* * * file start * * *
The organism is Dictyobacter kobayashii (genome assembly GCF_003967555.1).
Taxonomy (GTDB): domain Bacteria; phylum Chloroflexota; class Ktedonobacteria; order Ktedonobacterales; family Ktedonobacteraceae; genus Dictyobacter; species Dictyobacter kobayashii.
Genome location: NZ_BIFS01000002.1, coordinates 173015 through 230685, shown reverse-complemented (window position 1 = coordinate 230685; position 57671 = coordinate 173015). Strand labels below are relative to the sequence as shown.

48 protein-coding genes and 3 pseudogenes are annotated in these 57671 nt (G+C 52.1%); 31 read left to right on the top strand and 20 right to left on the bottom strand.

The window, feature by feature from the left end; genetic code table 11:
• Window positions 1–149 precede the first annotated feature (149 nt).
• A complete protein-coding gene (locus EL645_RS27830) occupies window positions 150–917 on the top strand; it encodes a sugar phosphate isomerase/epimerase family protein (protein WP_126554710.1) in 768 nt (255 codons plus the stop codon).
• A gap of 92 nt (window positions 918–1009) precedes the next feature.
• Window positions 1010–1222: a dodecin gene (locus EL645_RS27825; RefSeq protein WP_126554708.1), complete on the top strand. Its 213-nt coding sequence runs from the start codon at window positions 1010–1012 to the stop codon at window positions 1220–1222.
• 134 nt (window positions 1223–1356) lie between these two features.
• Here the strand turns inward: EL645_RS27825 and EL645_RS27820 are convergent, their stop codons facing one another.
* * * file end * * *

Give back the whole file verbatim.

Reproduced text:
The organism is Dictyobacter kobayashii (genome assembly GCF_003967555.1).
Taxonomy (GTDB): domain Bacteria; phylum Chloroflexota; class Ktedonobacteria; order Ktedonobacterales; family Ktedonobacteraceae; genus Dictyobacter; species Dictyobacter kobayashii.
Genome location: NZ_BIFS01000002.1, coordinates 173015 through 230685, shown reverse-complemented (window position 1 = coordinate 230685; position 57671 = coordinate 173015). Strand labels below are relative to the sequence as shown.

48 protein-coding genes and 3 pseudogenes are annotated in these 57671 nt (G+C 52.1%); 31 read left to right on the top strand and 20 right to left on the bottom strand.

The window, feature by feature from the left end; genetic code table 11:
• Window positions 1–149 precede the first annotated feature (149 nt).
• A complete protein-coding gene (locus EL645_RS27830) occupies window positions 150–917 on the top strand; it encodes a sugar phosphate isomerase/epimerase family protein (protein WP_126554710.1) in 768 nt (255 codons plus the stop codon).
• A gap of 92 nt (window positions 918–1009) precedes the next feature.
• Window positions 1010–1222: a dodecin gene (locus EL645_RS27825; RefSeq protein WP_126554708.1), complete on the top strand. Its 213-nt coding sequence runs from the start codon at window positions 1010–1012 to the stop codon at window positions 1220–1222.
• 134 nt (window positions 1223–1356) lie between these two features.
• Here the strand turns inward: EL645_RS27825 and EL645_RS27820 are convergent, their stop codons facing one another.